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Saskatchewan GDP growth to surpass national average in 2024: forecast

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Deloitte Canada’s economic outlook for Saskatchewan is looking optimistic for 2024, but several factors could sway things in either direction.

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Deloitte is predicting a 1.1 per cent GDP growth for Saskatchewan in 2024, one of the higher increases compared with other provinces.


Click to play video: 'Risk of recession with higher interest rates: Jason Childs'

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Risk of recession with higher interest rates: Jason Childs


The provincial forecast had the province near the back of the pack in 2023 due to dry growing conditions in the province.

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“However, as commodity markets settle in 2024, we expect to see a rebound for potash. We expect this, combined with the start of BHP’s stage 2 expansion of its Jansen potash project, to push growth to 1.1 per cent in 2024—more than double the national average,” the forecast said.

Dawn Desjardins, chief economist at Deloitte Canada, said 2024 will be off to a rough start, as weakening economic conditions that started in the third quarter of 2023 will likely persist into the first half of this year.

“But as rates start to move down we anticipate the economy will begin to recover, and that, as we round out 2024 we’ll be on really strong, firm footing for the economy. And that will persist in 2025,” Desjardins said.


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She said they expect to see Saskatchewan have a stronger outlook compared with the national average, but said the province should still anticipate a weak economy to start the year.

Desjardins pointed to a number of factors helping Saskatchewan’s situation, saying there was lower household debt compared with other provinces, an increase in job creation and an increase in unemployment, but it was lower than other provinces.

She said we can expect to see sluggish labour market conditions and that unemployment will likely increase some more in the first half of 2024, but she expects interest rates to slowly decrease, creating consumer confidence.

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Click to play video: 'Mining’s importance to Saskatchewan’s economy'


Mining’s importance to Saskatchewan’s economy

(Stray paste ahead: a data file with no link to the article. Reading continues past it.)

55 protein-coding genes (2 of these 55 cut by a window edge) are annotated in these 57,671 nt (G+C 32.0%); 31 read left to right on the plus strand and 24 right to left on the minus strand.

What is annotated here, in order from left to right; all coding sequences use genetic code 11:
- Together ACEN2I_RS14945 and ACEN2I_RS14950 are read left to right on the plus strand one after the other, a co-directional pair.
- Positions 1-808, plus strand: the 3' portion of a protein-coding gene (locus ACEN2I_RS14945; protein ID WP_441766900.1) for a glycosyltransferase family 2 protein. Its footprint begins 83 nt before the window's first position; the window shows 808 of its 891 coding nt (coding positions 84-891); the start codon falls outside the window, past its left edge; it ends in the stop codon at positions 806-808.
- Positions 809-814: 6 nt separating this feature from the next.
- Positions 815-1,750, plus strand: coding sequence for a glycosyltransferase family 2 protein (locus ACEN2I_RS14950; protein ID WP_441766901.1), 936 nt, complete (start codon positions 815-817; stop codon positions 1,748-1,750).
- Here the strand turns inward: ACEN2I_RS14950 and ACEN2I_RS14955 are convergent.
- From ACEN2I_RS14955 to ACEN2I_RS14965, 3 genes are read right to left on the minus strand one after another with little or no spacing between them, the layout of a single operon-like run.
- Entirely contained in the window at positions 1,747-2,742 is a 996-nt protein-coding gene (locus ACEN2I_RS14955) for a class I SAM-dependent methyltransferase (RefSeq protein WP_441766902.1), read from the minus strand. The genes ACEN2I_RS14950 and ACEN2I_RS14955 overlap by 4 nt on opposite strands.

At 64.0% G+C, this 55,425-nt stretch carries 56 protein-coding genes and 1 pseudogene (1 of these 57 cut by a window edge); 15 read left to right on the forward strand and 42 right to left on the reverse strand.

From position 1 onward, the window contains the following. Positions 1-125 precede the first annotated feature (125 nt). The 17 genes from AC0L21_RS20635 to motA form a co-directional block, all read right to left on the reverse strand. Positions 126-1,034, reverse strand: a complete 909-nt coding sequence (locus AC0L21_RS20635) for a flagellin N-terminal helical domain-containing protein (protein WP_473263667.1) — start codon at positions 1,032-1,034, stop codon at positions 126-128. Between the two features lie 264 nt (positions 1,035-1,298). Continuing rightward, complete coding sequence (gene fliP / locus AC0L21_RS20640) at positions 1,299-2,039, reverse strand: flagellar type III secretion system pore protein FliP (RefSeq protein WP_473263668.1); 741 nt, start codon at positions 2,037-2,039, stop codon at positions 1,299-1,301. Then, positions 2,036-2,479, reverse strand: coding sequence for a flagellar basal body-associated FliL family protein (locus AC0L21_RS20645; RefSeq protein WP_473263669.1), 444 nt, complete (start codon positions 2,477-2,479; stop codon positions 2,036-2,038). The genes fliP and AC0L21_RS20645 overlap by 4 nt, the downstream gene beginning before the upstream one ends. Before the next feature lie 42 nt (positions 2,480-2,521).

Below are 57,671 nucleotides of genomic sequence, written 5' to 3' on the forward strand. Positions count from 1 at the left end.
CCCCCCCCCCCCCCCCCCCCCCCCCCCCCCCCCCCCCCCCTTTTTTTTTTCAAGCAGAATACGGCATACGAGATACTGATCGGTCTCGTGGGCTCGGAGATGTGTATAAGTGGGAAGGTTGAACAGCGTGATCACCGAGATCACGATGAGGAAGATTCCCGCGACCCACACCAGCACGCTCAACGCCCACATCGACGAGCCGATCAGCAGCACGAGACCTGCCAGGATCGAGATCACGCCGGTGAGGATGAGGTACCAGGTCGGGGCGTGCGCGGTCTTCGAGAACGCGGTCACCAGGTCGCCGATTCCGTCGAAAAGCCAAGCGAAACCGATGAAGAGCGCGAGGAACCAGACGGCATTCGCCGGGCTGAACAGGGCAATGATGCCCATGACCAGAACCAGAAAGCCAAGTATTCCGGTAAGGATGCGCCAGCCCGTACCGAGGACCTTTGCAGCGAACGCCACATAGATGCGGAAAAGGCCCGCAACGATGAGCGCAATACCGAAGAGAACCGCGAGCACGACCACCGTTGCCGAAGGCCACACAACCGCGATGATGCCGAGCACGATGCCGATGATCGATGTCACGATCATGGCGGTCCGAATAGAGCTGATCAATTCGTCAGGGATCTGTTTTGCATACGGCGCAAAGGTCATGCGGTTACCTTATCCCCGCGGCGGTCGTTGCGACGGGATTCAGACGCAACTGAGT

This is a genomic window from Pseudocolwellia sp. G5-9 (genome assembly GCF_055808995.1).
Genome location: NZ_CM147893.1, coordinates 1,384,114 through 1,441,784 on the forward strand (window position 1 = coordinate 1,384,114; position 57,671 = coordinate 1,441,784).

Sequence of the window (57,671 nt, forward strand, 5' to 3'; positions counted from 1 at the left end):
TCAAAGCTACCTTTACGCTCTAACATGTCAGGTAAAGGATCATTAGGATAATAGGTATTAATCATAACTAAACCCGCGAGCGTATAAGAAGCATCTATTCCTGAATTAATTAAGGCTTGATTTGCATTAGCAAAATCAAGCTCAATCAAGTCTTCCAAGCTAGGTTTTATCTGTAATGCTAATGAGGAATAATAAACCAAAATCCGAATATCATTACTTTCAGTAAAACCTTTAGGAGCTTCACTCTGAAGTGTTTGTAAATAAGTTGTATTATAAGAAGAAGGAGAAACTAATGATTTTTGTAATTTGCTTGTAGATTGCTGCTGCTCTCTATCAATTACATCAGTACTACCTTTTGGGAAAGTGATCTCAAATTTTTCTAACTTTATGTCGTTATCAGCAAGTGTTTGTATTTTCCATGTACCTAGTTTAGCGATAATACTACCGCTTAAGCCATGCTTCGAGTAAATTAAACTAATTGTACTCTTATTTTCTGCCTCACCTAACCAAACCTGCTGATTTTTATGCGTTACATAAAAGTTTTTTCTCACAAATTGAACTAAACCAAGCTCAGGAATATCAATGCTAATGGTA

“This should ignite some spending on the business side of the equation.”

She described this slower patch as an economy that’s stagnating and not seeing growth, but the trigger for that growth will come with a decrease in interest rates.

Jason Childs, an associate professor of economics at the University of Regina, said nationally, Canada is dealing with a lot of headwinds like debt and uncertainty regarding what is happening south of the border.

“There’s a lot of stuff going on in the U.S., our biggest trading partner, and it’s not clear what’s going to happen to them. Typically, what happens to them happens to us, so we’ve got to be really cognizant of that,” Childs said.

He said in the Prairies, commodity prices are soft, pointing to prices in oil and potash still being lower than the peak they had a year or two ago.

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“Those lower prices really limit what we’re going to generate from the economic activity we typically see.”


Click to play video: 'Saskatchewan sees drop in projected surplus, still aims to cut debt'


Saskatchewan sees drop in projected surplus, still aims to cut debt


Childs says Saskatchewan is a commodity-producing province, adding that’s where its advantages lie.

He said when we look at how commodities are affecting GDP, we need to consider how much we are producing and what it’s selling for.

He pointed to BHP’s Jansen mine expansion, saying more units will be produced and that there is the possibility of that expansion dampening the price of potash.

“Because we are such a big player in the global potash market that effect is something we do need to be at least thinking of. I don’t think Jansen’s going to destroy the price, but it could tamp down some of the positive effects we might otherwise see.”

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Childs said the economic outlook in Saskatchewan will also be largely impacted by what happens in agriculture this year, as agriculture represents anywhere between seven per cent and 13 per cent of the GDP.

He said if farmers don’t see that income there will likely be a drag effect on the economy and there won’t be as much spending.

Childs said he doesn’t foresee that GDP growth unless we see a normal growing year for farmers as well as an increase in potash prices.

&copy 2024 Global News, a division of Corus Entertainment Inc.

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